Marginalia as Subversive?: Part 2 of 2
Posted by gninja on June 3, 2006
In the previous post, I described facing folios in the Rutland Psalter. While my intention is to focus on the, perhaps surprising, marginal images below the text, I made sure to characterize all aspects of the folios– not just the figures below. The reason for doing this is twofold:
1) in a manuscript even the text should be considered as an image, in that the way in which the words are written (their form, or, their appearance) carries meaning in the same way we today would use, for example, cursive for a formal invitation and bubble letters for a lemonade-stand sign.
2) standard art history practice is to describe all of what you see, to alllow the reader to get his bearings, even if you only intend to talk about a section of the image.
Specific to this work, however, I described the text because it is important to note how the illuminator has both divided text and image and created continuity between text and image.
Let’s start with division. This is a sacred text, and its inviolate nature is emphasized by the area of text remaining an organized, even, independent unit. As I mentioned yesterday, the artist has deliberately used design (i.e. the pen flourishes) to ensure that the lines of text all end evenly. The rubricated initials at the beginning of each verse establish order in the way enumerating chapters does. The letters are inscribed in a formal script, as well. Medieval readers would have been familiar with these characteristics as signs of a sacred or authoritative text– vernacular or secular texts of less serious content woud not be given such a treatment. There would be few, if any, attempts at visually dividing sections of text into verses or chapters, script would be less even and formal, etc.
However, the odd hybrid creature indicates a continuity between text and marginal image. Not only does it extend from the painted border of the text into the marginal area, but it gazes at the marginal figures as well. Thus, these two areas of the folio are separate, yet somwhow in dialogue. The very hybridity of the creature marks this folio as a site of amalgamated difference: sacred text; profane marginalia.
Proceeding, then, to the marginal figures…
On the left :
On the right:
Rather than ferret out the exact meaning of these images, I am interested in understanding how they work. For one, I do not have a proficient knowlede of Latin and therefore cannot comment on how these images may be making visual puns from words in the Psalm (Camille argues that the ass-baring figure is a play on “iuvencularum,” a combination of iuven [youth] and cul [ass], immediately above). For another, even if these images did have one specific meaning, trying to find it would be a fool’s errand. We can’t know what the artist intended, and there are far too many documents that could be culled selectively and used as proof for various different arguments.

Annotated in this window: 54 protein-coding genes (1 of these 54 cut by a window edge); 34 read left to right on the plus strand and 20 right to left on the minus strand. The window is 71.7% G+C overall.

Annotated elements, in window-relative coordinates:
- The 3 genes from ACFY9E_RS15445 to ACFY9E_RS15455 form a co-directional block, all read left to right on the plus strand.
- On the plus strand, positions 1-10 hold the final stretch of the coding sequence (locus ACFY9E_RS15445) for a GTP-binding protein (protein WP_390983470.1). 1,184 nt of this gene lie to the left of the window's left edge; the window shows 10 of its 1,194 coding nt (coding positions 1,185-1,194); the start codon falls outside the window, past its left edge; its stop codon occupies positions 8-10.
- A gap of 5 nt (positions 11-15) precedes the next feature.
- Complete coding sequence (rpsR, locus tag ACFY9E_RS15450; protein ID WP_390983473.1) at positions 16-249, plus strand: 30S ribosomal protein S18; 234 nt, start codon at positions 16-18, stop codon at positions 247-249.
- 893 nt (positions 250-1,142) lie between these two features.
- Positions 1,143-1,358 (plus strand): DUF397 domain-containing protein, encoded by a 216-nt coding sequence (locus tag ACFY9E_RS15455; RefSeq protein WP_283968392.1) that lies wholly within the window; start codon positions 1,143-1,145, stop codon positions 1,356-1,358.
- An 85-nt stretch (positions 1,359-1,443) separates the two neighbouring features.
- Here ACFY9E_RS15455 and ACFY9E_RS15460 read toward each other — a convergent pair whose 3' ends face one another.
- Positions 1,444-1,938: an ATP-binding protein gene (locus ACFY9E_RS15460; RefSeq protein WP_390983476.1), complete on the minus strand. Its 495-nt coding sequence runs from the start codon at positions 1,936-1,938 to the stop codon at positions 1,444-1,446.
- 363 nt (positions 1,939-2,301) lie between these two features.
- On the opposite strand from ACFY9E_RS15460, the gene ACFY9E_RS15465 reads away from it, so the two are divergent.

So, where’s the beef? Or, rather, what’s the point?
Unlike miniatures or the formal painted elements within or bordering the block of text, which were usually created according to pencilled-in instructions left by the manuscript devisor (i.e. the boss), the margins were areas where the artists could do their own thing and play around. They were informal spaces for jokes or bawdy and strange images. The thing is, this was still a manuscript created by a monk, or at the very least, by someone working within a monastery workshop. So whatever the joke or subversive image may have been, it still functions in a way that reaffirms the power of the existing order.
By putting all these weird images that may even be mocking the sacred text outside of the sacred text, in a marginal space, the artist reduces the importance or the power of the image. If the image weren’t there we as readers wouldn’t even pause to think about the appropriate place of a naked guy’s ass or a man riding an oversized bird. But, because they are there, we now have reason to think about them. And where do they exist? Outside of the good, natural, superior, God-given order of the Psalm. At the same time, the saucy image (and, I should mention, there were many of these throughout the Rutland Psalter) gives the reader a sense of freedom from their naughtiness. But this is a false sense of freedom, because the reader is laughing at what the Church allows him to find funny. And he finds it funny because he knows it’s something considered abnormal or transgressive. By laughing, the reader then re-confirms the order of what is licit and illicit.
So would I say this marginalia is subversive? Absolutely not.